A True Story of Getting Your Life Back After a Serious Injury
I sat across the table from a long-time client and his wife the other day having lunch. They were smiling, laughing and talking about a recent vacation with their 6 year-old son. His settlement had been finalized a month or two ago.
Then he got quiet and looked me right in the eye. “You saved my life. A few years ago, I would never have been able to laugh and enjoy a lunch like this.” His wife held his hand and smiled.
I met him several year ago, when he was much, much different. Like a lot of our clients, he’d had a bad injury – herniated discs in his neck had required 2 complex spinal surgeries. The pain started and never stopped. His pain management specialist had tried everything to control the pain and the only thing that seemed to help, at least at first, was opioids.
But as the months turned into years, he needed more and more. And if he didn’t get them, he would be desperate. Even with higher doses or more pills, he would run out before his next doctor’s appointment, trying to make the last one or two last and begging the doctor for more.
Before the injury, he had a successful career, working at a lot of well-known places. His education was limited because of a learning disability diagnosed as an adult, but he didn’t let that hold him back. He was always a “people person” he was full of life and loved to talk and meet new people and share his thoughts and skills.
But now he was quiet. Withdrawn. Barely noticing his wife and son. Or he was anxious, worried, upset, sick with fear that something could happen to his opioids. At first, his doctor said he didn’t have a choice, he had to keep increasing the meds, they were the only thing that controlled the pain.
If he was running out of medication, he was on his way to the emergency room to try to get more. His life revolved around the number of pills in bottle.
He was ready to quit (I don’t mean the drugs).
Yes, his case was in great shape, but so what - he needed something more. I just felt we had to do something for him. I talked to his doctor, who generally agreed but wasn’t all that helpful or interested. I had an older client with a successful rehab at a local clinic, but this addiction just seemed worse. This guy had no risk factors that I could tell – no alcoholism, other drug addiction, etc. in his past.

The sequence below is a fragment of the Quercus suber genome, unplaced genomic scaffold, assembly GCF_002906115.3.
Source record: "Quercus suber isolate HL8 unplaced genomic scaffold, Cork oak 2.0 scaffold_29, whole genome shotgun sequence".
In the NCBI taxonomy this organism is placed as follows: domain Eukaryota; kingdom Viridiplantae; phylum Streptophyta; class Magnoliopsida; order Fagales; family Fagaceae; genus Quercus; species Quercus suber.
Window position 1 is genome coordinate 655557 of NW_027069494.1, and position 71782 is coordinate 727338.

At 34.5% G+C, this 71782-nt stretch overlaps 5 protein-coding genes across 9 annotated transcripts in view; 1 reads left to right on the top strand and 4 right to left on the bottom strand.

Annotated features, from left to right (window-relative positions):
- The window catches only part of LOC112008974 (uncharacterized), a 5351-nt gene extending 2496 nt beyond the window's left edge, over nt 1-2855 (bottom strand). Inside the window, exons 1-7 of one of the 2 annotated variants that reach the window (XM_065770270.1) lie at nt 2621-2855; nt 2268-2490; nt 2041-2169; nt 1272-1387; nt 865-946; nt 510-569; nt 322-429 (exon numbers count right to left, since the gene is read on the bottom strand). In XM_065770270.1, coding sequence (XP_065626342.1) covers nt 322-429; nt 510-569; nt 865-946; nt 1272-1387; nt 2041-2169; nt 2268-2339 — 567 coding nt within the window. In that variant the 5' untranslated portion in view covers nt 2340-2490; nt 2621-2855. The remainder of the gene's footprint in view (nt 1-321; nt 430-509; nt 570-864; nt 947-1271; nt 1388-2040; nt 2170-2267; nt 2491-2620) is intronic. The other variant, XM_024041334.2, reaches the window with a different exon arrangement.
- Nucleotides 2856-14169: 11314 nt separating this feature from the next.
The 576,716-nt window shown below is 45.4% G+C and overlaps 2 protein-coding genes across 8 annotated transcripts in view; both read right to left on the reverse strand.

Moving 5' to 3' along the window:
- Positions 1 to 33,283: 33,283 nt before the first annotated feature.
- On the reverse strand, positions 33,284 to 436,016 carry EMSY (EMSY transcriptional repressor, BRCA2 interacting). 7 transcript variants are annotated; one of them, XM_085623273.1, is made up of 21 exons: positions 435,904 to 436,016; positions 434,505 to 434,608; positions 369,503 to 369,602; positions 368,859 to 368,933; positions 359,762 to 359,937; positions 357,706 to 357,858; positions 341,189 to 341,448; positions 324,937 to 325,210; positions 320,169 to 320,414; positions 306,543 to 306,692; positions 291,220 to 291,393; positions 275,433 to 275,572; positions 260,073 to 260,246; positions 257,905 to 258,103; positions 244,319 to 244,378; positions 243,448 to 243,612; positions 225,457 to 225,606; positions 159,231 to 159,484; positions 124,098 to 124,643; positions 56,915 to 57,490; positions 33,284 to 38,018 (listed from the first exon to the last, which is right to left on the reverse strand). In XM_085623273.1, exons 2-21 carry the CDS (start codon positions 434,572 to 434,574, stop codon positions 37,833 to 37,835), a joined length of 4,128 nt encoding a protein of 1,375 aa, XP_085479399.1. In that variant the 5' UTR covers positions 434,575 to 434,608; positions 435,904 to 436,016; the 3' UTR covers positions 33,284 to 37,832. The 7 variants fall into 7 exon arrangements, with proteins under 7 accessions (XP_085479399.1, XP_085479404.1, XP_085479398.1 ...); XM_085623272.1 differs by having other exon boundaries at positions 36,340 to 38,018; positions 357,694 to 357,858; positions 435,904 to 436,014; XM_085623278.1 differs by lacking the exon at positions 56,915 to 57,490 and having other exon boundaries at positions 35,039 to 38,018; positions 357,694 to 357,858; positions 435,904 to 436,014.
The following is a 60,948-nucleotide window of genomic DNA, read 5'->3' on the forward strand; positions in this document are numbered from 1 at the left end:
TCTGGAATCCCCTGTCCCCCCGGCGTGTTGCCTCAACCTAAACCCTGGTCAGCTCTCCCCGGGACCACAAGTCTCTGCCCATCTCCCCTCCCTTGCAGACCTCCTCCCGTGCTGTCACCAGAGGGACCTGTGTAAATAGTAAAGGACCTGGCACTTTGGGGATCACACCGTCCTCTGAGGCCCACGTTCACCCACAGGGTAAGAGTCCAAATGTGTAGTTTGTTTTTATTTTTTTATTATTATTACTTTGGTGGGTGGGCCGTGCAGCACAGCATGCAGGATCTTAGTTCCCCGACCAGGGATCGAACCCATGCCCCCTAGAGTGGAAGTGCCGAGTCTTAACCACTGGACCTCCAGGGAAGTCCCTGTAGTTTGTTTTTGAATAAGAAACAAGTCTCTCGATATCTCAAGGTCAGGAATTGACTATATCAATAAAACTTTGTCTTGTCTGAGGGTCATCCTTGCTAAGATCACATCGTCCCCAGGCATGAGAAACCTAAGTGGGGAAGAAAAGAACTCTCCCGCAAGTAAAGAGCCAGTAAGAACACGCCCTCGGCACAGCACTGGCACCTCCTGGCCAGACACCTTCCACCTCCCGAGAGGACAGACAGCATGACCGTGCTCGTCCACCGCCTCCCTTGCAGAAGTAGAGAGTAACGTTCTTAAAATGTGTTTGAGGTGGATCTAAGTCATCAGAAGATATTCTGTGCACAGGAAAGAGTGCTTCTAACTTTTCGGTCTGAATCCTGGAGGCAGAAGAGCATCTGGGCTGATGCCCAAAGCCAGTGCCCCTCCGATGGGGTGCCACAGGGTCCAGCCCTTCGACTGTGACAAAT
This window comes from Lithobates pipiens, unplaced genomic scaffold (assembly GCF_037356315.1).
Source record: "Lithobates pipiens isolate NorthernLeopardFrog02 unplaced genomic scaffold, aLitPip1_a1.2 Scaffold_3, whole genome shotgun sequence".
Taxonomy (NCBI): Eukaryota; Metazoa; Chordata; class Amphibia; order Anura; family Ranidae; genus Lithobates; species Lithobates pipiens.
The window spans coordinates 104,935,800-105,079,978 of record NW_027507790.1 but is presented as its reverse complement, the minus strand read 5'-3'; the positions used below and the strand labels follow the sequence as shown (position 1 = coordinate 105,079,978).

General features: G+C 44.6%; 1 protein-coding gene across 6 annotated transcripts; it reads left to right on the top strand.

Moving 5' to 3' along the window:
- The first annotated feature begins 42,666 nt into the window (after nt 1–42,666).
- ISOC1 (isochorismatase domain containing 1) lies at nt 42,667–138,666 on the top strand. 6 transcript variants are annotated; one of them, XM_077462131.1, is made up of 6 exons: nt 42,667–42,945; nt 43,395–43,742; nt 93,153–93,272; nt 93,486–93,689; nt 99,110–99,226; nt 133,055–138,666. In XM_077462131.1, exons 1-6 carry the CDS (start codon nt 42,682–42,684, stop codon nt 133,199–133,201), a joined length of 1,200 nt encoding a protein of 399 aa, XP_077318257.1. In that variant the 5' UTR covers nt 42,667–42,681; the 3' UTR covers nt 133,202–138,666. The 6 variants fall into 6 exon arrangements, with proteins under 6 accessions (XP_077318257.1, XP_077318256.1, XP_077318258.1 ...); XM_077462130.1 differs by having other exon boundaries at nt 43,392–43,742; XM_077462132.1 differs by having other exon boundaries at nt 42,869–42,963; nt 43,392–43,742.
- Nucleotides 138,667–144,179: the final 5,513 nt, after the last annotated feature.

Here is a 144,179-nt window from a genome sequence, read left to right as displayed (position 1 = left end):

It was ruining his life, his young family.
We looked for rehab and treatment centers, but many wouldn’t take workers comp insurance or wouldn’t accept him because of the learning disability (he can’t read or write). I was on the phone every day with the insurance company to convince them getting him off the (expensive) opioids was in their best financial interest.
Finally, we found an inpatient treatment center that specialized in opioid addiction. But it was in Florida.
Back to the insurance company. The cost of a plane ticket was less than the monthly oxycontin – and this was no Florida vacation.
Our last hurdle was the interview – the Florida place had the same concerns as the others. So, they wanted an interview by phone. Which we did in my office, with me there. And it was probably hard for the rehab facility coordinator to hear, or to sometimes tell who was talking…let’s just say he got in.
He was scheduled to leave on a Sunday two weeks later, a late morning flight.
But as the date got closer, he was nervous, upset, not wanting to go and running out of opioids. He was still in pain and went to the emergency room late on the Saturday night before he had to leave. He didn’t get discharged until about 5 a.m. His wife emailed me, saying she didn’t think he could go. He said he needed more meds and should see his doctor again first.
I saw the email at about 7 a.m. and called him. “Get up. Get dressed. Get on that @%*% plane,” I said (the car to take him to the airport would arrive in 15 minutes).
He called me again about a week later, crying, wailing really, screaming at the doctors and nurses for some relief and begging me to talk to them. I told him “You can do it.” And I hung up.
That was two years ago.
So at lunch last week I just said, “No, I really didn’t. You saved your own life.”